<em>Patt Morrison</em> is known for its innovative discussions of local politics and culture, as well as its presentation of the effects of national and world news on Southern California.
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Aviation and Space Exploration: a Look at the Last 60 Years and the Next

Sixty years ago this month, test-pilot Chuck Yeager climbed into the cockpit of the razor winged Bell X-1 rocket plane, took off from Edwards Air Force Base, and flew faster than the speed of sound. Since that historic flight, everything has changed about aviation--people fly across the continent and the oceans in ways that would have been unimaginable to people just a generation before. KPCC's Nick Roman talks to a panel of aviation and space exploration experts at Edwards Air Force Base, which remains one of the world's most important centers of aviation and space research, about the past and future of man's journey into the sky.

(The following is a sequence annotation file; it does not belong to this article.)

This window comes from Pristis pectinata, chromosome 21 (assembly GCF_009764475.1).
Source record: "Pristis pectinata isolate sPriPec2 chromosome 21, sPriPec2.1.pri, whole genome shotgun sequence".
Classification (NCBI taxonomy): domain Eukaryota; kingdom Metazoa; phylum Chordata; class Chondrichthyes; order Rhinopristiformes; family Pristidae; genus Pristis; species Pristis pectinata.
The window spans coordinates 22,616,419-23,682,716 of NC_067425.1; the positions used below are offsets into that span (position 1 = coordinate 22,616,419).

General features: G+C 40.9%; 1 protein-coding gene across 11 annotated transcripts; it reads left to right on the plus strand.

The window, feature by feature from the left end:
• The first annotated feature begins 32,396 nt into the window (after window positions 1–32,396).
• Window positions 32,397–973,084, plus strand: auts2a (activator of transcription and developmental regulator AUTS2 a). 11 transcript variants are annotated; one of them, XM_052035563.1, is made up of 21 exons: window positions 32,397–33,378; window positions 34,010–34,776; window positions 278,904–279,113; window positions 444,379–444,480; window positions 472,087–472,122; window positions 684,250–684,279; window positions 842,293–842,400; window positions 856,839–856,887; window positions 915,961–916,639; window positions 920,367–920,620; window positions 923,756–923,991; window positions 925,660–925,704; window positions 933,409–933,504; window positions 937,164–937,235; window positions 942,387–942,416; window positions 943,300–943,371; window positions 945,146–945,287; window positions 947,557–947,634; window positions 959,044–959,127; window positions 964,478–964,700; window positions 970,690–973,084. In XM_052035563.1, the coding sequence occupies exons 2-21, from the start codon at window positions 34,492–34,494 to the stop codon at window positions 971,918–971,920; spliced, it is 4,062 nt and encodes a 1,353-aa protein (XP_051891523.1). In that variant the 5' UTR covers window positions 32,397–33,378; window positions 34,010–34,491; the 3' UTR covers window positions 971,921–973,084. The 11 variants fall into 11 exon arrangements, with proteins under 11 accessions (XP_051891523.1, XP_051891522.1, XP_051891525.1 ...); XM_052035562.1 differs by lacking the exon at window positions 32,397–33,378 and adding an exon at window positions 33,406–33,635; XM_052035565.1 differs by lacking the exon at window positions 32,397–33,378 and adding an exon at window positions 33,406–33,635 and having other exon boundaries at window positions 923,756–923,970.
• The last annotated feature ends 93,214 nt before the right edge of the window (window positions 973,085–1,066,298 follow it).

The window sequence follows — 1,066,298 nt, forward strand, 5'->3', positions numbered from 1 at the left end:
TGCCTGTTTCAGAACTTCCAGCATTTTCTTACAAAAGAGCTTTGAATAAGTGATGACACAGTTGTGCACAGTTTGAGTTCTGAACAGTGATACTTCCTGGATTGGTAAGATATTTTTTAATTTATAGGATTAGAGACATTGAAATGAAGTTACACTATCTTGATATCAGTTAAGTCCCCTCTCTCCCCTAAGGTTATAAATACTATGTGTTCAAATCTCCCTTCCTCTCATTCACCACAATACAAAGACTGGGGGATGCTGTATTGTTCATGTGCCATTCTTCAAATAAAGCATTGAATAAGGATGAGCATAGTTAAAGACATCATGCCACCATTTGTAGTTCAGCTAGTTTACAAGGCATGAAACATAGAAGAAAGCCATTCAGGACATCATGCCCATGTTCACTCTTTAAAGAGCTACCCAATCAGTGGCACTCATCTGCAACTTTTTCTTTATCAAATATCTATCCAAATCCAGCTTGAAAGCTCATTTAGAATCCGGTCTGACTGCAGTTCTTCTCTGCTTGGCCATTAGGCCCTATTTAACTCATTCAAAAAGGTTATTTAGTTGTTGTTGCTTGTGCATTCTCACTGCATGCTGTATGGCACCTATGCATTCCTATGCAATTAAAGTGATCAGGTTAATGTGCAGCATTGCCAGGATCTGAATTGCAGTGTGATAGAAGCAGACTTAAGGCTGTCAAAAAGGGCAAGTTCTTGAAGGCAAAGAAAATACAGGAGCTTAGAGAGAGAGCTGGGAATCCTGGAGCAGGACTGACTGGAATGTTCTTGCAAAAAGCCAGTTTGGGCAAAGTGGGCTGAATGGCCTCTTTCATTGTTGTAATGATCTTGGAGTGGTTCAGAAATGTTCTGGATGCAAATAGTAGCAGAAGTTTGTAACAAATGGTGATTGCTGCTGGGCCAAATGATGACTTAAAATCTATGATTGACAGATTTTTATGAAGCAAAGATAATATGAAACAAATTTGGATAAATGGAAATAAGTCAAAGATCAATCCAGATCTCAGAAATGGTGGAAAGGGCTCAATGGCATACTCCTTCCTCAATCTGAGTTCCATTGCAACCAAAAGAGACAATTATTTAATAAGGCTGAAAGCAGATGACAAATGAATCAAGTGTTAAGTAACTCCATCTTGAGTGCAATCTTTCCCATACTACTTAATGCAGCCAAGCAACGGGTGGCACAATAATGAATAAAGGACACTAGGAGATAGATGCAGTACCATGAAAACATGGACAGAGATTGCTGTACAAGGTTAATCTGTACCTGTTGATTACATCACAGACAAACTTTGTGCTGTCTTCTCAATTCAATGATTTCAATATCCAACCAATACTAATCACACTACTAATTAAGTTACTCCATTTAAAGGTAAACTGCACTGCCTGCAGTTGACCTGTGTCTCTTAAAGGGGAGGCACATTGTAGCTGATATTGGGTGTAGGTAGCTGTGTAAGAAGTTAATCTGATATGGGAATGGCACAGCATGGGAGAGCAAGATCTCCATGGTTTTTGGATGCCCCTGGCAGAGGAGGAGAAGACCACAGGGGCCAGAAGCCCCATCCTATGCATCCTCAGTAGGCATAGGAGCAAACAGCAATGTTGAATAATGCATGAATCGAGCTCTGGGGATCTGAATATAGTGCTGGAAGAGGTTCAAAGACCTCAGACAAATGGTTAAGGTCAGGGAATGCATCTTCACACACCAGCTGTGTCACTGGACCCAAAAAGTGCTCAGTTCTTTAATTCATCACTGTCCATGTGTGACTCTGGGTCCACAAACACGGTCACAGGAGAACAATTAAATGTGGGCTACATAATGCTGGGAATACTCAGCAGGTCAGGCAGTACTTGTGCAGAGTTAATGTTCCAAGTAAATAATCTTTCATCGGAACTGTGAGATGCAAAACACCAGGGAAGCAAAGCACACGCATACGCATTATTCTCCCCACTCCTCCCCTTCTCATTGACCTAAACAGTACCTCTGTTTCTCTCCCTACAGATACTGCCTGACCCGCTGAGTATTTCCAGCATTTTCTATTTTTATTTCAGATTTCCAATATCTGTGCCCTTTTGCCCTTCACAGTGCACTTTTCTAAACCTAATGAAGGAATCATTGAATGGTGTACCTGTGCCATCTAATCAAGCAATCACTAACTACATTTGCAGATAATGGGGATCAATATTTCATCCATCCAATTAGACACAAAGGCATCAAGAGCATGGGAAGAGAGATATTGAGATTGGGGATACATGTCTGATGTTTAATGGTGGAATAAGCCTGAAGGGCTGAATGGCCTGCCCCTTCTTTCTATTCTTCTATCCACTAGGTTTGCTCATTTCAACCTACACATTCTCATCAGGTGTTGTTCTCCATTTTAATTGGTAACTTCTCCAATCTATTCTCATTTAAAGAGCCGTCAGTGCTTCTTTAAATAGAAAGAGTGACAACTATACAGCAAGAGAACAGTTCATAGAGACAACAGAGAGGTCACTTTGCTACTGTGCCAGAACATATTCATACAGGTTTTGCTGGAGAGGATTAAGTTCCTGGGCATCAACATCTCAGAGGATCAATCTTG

* General Chuck Yeager, in 1947...the fastest man alive. A living legend. Who, besides breaking the sound barrier and testing innumerable aircraft, shot down a German jet in his P-51 during WWII. The world's most famous living aviator.
* Mat Kaplan, Host and producer of Planetary Radio, the weekly radio program from The Planetary Society.
* James Young, base historian. Dr. Young has produced 23 full-length film/video documentaries and co-produced more than 250 shorter video briefings during his tenure at Edwards. He's written innumerable articles about high-speed flight testing. He also taught history at USC and Cal State LA. Nobody knows the history of Edwards better than "Doc Young."